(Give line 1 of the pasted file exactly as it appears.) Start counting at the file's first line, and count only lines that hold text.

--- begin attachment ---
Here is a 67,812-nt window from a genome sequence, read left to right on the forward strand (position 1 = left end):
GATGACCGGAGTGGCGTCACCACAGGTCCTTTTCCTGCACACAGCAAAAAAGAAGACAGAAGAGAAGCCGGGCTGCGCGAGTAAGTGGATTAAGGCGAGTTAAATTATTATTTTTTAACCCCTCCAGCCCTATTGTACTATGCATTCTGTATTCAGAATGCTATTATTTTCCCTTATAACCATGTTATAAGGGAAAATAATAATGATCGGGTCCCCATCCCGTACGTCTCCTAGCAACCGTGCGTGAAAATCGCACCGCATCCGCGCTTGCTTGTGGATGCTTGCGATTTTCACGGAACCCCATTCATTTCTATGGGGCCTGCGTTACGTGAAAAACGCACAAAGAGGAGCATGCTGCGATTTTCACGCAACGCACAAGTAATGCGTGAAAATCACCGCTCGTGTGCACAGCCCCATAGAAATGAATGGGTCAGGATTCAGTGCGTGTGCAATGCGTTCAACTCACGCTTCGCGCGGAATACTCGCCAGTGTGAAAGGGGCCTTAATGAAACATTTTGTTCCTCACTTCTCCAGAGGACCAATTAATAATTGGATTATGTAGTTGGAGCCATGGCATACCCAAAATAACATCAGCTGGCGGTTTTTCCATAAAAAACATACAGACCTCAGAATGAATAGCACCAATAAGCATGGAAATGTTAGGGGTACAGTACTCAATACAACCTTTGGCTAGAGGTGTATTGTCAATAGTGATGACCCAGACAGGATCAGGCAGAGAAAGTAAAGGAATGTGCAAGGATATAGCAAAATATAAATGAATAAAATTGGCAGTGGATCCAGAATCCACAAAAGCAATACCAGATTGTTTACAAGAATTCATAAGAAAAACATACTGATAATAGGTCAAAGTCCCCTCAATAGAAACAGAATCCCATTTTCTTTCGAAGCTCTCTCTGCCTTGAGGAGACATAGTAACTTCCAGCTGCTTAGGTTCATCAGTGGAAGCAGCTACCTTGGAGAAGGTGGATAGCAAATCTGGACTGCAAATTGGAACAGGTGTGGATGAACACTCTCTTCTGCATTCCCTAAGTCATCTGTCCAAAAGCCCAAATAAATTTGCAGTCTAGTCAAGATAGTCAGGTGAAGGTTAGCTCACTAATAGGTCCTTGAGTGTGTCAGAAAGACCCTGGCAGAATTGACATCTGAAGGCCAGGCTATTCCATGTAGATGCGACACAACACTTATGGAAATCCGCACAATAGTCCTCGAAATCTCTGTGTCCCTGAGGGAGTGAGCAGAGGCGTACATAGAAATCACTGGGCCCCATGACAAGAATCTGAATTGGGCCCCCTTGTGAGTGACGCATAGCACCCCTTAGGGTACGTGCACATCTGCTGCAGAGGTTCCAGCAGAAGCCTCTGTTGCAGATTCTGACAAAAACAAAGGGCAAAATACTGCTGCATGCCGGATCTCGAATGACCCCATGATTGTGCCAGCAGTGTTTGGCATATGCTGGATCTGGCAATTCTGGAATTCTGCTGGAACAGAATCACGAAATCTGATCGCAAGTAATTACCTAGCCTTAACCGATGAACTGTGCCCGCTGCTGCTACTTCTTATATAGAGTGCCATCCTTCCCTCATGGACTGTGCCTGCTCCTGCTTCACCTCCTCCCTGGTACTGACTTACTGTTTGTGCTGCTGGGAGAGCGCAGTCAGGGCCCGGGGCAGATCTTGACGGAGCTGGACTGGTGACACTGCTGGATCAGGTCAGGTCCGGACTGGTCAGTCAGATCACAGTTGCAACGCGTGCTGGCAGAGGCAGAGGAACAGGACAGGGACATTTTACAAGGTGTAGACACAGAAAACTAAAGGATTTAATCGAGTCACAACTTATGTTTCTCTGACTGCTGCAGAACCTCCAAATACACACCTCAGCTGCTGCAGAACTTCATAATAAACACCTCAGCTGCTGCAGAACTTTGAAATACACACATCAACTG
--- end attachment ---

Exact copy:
Here is a 67,812-nt window from a genome sequence, read left to right on the forward strand (position 1 = left end):